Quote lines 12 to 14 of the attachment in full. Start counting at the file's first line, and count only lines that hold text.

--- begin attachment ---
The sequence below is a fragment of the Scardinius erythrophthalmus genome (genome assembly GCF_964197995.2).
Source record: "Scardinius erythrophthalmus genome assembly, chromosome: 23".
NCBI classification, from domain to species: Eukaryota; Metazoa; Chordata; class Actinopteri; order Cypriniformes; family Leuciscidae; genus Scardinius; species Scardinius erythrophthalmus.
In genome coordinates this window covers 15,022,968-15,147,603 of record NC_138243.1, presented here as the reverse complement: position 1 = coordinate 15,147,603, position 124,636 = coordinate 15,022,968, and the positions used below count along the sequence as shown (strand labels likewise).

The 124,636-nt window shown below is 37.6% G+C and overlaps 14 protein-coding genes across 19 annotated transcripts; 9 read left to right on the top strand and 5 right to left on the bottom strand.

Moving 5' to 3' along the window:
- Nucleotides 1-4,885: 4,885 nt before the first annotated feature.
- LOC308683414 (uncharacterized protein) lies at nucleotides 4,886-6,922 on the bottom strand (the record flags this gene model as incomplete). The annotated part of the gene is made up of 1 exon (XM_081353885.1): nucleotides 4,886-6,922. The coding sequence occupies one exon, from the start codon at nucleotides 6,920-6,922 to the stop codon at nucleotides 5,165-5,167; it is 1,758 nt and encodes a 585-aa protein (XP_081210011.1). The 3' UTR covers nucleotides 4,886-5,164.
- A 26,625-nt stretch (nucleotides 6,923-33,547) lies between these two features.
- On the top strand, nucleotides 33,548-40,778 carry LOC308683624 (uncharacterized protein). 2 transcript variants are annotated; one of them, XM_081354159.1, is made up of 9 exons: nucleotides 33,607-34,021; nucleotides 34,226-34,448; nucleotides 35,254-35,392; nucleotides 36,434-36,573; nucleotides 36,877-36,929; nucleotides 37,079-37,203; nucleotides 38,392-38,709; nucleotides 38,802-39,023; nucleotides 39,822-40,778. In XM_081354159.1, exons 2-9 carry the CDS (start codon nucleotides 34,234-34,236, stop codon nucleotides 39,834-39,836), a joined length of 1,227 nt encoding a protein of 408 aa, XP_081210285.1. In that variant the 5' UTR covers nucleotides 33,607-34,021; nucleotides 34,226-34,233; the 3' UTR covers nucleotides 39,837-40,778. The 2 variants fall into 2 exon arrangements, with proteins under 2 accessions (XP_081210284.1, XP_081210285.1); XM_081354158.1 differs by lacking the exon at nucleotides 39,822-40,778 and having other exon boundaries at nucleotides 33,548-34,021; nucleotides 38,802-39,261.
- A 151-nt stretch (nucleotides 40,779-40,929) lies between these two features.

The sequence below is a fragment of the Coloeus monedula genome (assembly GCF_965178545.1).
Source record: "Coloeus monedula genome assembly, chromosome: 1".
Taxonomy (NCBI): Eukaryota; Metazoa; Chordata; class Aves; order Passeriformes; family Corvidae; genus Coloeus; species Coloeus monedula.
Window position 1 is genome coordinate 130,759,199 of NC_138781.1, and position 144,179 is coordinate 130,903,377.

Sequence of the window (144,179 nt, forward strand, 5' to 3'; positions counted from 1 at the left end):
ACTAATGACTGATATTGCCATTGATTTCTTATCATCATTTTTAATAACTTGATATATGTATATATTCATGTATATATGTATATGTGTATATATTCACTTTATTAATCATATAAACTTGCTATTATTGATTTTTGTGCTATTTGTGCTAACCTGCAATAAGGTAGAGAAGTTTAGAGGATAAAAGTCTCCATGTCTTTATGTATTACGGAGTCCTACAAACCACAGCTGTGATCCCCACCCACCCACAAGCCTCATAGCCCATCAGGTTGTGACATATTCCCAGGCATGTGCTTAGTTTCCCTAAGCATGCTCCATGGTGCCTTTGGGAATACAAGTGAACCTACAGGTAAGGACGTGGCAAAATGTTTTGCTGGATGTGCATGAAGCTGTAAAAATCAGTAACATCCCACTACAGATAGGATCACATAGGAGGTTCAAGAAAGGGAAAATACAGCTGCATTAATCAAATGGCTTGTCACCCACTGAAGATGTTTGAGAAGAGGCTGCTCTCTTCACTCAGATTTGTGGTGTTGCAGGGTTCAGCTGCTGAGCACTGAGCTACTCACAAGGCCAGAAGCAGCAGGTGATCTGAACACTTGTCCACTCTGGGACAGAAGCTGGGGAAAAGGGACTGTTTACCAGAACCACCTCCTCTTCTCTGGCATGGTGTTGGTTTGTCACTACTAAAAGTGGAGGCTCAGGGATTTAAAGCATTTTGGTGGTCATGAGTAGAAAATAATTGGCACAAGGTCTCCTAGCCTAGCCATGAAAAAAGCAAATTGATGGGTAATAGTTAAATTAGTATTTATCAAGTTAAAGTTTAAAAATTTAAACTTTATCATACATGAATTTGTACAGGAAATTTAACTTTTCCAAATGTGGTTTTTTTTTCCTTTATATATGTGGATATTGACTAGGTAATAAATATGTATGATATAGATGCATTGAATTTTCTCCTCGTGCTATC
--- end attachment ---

The sequence below is a fragment of the Coloeus monedula genome (assembly GCF_965178545.1).
Source record: "Coloeus monedula genome assembly, chromosome: 1".
Taxonomy (NCBI): Eukaryota; Metazoa; Chordata; class Aves; order Passeriformes; family Corvidae; genus Coloeus; species Coloeus monedula.